Okay, I didn’t read this last year. Still. I thought I was allergic to Mieville–I tried Perdido Street Station, which a lot of people really loved, and I just couldn’t finish it. But then I got The City and the City in the Hugo voter’s packet and it was amazing with an extra side of awesome sauce. And when I heard a description of Embassytown it was like, now Mieville knew he’d gotten my attention, he was gonna write something just for me. I pre-ordered that puppy and I picked it up from the local bookshop the day it came out, and it was read through by the next evening.
Language! Political maneuvering! More language! People who are living metaphors! Just read it if you haven’t already!
The Left Hand of Darkness Ursula K. Leguin
I did not read this for the first time this year, but I did re-read it this year. This is a book that is probably sufficiently famous that I don’t need to explain why it’s worthy of multiple reads–if you haven’t read it yet, I strongly suggest that you find a copy and give it a go. It’s a classic for a reason.
And the nonfiction. Nearly all of it research for the novel I’ve just turned in to my editors, and the one I’m going to be starting soon.
Veiled Sentiments: Honor and Poetry in a Bedouin Society by Lila Abu-Lughod
This book is absolutely fascinating. A very young Abu-Lughod did fieldwork in a Bedouin household in Egypt. She spent much of her time with the women in the household, and became fascinated with the way the community valued a sort of stoicism in the face of emotion or adversity but at the same time produced (and valued very highly) very emotional, expressive poetry. It looks like a contradiction–but people, and families, and cultures, are endlessly complicated and nuanced–something worth remembering the next time you hear about how some huge group of people can be reduced to a couple sentences about how they think or what they believe. I highly recommend reading this–though you may have to get it through inter library loan, if you don’t have access to a university library that has it.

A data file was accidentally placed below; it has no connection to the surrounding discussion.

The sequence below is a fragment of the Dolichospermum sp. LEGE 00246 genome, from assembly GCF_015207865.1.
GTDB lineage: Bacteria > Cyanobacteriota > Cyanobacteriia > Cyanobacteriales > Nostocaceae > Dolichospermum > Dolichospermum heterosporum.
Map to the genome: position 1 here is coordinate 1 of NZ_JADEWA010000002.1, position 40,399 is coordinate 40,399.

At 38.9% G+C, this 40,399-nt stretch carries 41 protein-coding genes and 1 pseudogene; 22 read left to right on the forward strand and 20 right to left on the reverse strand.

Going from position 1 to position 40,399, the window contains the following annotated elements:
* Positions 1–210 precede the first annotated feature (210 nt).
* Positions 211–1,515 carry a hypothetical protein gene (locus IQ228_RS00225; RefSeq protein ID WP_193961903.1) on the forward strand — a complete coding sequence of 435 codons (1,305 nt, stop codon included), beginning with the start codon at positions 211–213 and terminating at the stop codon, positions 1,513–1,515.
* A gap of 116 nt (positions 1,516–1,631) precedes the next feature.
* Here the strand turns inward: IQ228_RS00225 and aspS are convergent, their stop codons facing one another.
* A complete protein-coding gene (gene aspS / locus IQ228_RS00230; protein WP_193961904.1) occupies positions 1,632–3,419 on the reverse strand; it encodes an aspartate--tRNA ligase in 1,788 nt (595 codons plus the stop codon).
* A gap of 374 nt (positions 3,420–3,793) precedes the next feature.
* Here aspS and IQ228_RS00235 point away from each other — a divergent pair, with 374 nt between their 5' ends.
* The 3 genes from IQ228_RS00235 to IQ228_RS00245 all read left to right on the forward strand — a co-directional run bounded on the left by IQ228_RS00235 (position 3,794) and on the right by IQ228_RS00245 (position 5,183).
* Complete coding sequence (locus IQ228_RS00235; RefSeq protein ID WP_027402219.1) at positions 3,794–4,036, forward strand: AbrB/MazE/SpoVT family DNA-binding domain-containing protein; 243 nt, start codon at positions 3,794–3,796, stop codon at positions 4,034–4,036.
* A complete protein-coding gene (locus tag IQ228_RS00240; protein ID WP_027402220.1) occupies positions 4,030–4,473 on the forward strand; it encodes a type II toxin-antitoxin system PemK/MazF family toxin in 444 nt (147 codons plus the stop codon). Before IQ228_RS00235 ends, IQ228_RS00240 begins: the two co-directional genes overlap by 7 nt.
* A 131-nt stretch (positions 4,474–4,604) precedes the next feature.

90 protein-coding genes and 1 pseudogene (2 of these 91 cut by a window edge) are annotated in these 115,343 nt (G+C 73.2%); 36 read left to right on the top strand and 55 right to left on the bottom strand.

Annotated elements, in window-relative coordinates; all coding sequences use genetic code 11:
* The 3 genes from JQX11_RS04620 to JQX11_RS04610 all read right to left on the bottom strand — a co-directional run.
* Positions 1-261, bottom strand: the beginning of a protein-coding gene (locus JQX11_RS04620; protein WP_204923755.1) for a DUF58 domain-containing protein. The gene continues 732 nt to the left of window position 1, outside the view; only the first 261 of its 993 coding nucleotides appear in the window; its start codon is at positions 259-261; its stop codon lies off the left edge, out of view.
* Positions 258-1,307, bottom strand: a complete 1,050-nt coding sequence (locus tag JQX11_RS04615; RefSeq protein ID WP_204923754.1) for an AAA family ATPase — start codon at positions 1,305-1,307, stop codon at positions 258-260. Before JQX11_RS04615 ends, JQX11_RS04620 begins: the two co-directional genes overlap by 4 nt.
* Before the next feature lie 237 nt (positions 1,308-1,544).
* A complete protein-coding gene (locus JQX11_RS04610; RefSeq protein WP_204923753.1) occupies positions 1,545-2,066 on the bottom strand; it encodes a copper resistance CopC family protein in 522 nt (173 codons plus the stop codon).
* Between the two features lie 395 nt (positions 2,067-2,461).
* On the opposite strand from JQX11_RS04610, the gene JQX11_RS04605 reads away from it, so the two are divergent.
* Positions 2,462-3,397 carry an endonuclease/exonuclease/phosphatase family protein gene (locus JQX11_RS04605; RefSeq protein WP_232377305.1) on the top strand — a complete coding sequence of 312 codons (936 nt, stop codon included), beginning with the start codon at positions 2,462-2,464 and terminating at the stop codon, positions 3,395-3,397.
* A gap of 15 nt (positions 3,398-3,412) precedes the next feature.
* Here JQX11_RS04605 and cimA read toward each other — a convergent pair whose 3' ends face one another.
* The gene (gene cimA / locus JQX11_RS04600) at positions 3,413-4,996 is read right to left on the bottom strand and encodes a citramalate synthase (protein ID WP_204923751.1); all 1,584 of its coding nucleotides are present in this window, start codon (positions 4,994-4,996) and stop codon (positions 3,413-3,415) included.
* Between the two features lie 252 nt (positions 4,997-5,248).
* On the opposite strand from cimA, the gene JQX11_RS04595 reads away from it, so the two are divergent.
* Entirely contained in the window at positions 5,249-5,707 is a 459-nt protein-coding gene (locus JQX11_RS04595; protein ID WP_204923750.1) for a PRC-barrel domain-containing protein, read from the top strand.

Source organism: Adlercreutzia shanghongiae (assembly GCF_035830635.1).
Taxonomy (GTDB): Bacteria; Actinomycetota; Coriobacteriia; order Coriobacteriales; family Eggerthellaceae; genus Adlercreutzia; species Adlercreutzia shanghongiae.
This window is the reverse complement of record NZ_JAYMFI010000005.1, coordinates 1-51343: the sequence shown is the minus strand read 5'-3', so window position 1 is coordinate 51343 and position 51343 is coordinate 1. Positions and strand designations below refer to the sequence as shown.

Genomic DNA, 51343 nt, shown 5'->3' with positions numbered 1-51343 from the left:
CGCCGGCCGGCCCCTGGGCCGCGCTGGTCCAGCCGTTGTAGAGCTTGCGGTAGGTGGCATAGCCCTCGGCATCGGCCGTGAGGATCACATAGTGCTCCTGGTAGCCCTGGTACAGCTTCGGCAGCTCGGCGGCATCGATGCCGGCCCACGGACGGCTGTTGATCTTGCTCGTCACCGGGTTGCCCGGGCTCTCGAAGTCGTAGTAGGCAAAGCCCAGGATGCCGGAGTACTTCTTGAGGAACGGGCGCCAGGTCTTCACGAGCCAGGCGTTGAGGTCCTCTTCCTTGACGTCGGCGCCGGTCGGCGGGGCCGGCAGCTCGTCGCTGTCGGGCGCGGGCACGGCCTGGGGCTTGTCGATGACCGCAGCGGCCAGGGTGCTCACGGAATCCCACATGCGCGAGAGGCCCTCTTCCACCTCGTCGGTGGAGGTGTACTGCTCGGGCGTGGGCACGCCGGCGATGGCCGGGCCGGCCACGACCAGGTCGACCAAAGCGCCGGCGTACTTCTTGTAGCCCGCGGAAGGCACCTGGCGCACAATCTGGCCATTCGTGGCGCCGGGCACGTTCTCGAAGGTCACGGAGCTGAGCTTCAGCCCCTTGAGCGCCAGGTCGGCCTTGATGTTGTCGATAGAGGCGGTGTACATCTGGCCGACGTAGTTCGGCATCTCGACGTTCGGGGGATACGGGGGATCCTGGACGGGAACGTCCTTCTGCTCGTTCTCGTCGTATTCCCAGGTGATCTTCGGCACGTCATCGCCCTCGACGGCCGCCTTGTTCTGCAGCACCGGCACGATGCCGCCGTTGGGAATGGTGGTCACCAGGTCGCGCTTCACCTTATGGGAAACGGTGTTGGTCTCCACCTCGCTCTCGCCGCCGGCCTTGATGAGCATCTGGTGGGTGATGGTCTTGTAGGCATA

Purity and Danger: An Analysis of Concepts of Pollution and Taboo by Mary Douglas
Pretty much what it says in the title. It’s a bit old-fashioned, and that shows in some of the assumptions the author makes, just little offhand comments that made me go, “Oh, really?” but noticing those can be kind of enlightening in itself.
Domination and the Arts of Resistance: Hidden Transcripts by James C. Scott
I wrote a blog post about this book, it impressed me so much. Like the last two, it may only be available through a university library. But it’s never a bad idea to find out what your local library can do for you in the area of inter library loan. Mine will let me make ILL requests on the website–it’s incredibly convenient.
And the books I’m looking forward to? Well, I know I’ll be reading what turns up in the Hugo and Nebula voter’s packets, that’s for certain. And I’ve got some anthologies that have been waiting and waiting for me to have the time to read them–like We See a Different Frontier, edited by Fabio Fernandes and Djibril al-Ayad, which has stories by some of my favorite short fiction writers in it. And I’m really, really looking forward to Hild by Nicola Griffith, which I’ve been hearing the most amazing things about. But I pretty much assume there will be more amazing books to discover in the next year than I can possibly find time to read.
Thanks for sharing your favorites, Ann!
And now for the giveaway!
We have one signed copy of Ancillary Justice to give away. The contest is open to EVERYBODY, ANYWHERE and will run until Sunday, December 8 at 12:01AM EST. In order to enter, use the form below. GOOD LUCK!